Tucson CitizenTucson Citizen

ADOT, contractors deserve praise for I-10 job

We Americans love to complain about our government, which is not too surprising considering we’re a nation born out of rebellion. But more than often not, and more often than most are willing to admit, government gets it right.

The often-maligned Arizona Department of Transportation deserves no aspersions for its nearly completed $200 million, three-year reconstruction of Interstate 10 between Prince Road and 29th Street.

The project is about six months ahead of schedule and under budget. It should be finished by Christmas.

Predictions of an economic and traffic disaster for Tucson didn’t materialize. The local economy tanked on its own. I-10 had nothing to do with it.

The city streets weren’t gridlocked by the closure of every on and off ramp for six miles. The gem show didn’t pack up and leave town. The frontage roads were able to handle the several total closures of the freeway. The occasional traffic accident or disabled vehicle didn’t back traffic up to Eloy or Benson.

It was a bother, to be sure. But it wasn’t the total disaster many predicted back in 2005 when the plan was announced. Initially, the reconstruction was supposed to take 10 years, done in disruptive stages that would leave most of the freeway open.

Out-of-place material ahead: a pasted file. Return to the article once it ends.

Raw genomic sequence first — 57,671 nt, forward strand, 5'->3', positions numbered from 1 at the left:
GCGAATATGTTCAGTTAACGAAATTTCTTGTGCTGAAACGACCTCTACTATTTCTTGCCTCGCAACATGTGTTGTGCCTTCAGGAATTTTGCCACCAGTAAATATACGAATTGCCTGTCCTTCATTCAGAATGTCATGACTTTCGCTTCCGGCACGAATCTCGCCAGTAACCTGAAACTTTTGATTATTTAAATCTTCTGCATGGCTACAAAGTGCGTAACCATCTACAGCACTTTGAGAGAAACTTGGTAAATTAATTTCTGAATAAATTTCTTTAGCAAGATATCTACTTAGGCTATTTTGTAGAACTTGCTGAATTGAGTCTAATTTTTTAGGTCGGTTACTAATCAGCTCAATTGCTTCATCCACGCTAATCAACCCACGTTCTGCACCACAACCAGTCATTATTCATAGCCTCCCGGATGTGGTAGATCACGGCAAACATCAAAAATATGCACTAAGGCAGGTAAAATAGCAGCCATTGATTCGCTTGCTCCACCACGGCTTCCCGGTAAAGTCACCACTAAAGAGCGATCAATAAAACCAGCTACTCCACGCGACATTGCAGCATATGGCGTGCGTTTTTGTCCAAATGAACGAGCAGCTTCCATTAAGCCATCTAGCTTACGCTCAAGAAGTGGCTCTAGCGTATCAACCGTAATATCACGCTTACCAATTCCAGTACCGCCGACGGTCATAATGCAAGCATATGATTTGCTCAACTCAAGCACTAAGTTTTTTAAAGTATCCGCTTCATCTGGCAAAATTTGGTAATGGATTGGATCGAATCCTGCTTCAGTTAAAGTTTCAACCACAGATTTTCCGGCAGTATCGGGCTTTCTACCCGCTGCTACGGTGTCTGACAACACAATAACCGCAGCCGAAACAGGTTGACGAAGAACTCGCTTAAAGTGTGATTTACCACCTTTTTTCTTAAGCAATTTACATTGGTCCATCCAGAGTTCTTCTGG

But ADOT decided it would be better to do it all at once over a three-year period. The city and county balked at first, then got on board.

The chief architect of the three-year plan was Dennis Alvarez, ADOT’s district engineer for Southern Arizona at the time. He took a lot of guff at public meetings in 2005 before he retired, but he insisted the do-it-all-at-once plan was the best approach. He was right.

Thanks, Dennis.

The contractors should also get praise. Kiewit Western Co. in Phoenix and Sundt Construction Co. in Tucson will get a big cash bonus for finishing early. Every penny is deserved.

The state needs to study what went right here and work to duplicate it for every road project in the future.

Maybe it will be the beginning of the end of Americans griping about their government.

Nah, but here’s hoping.

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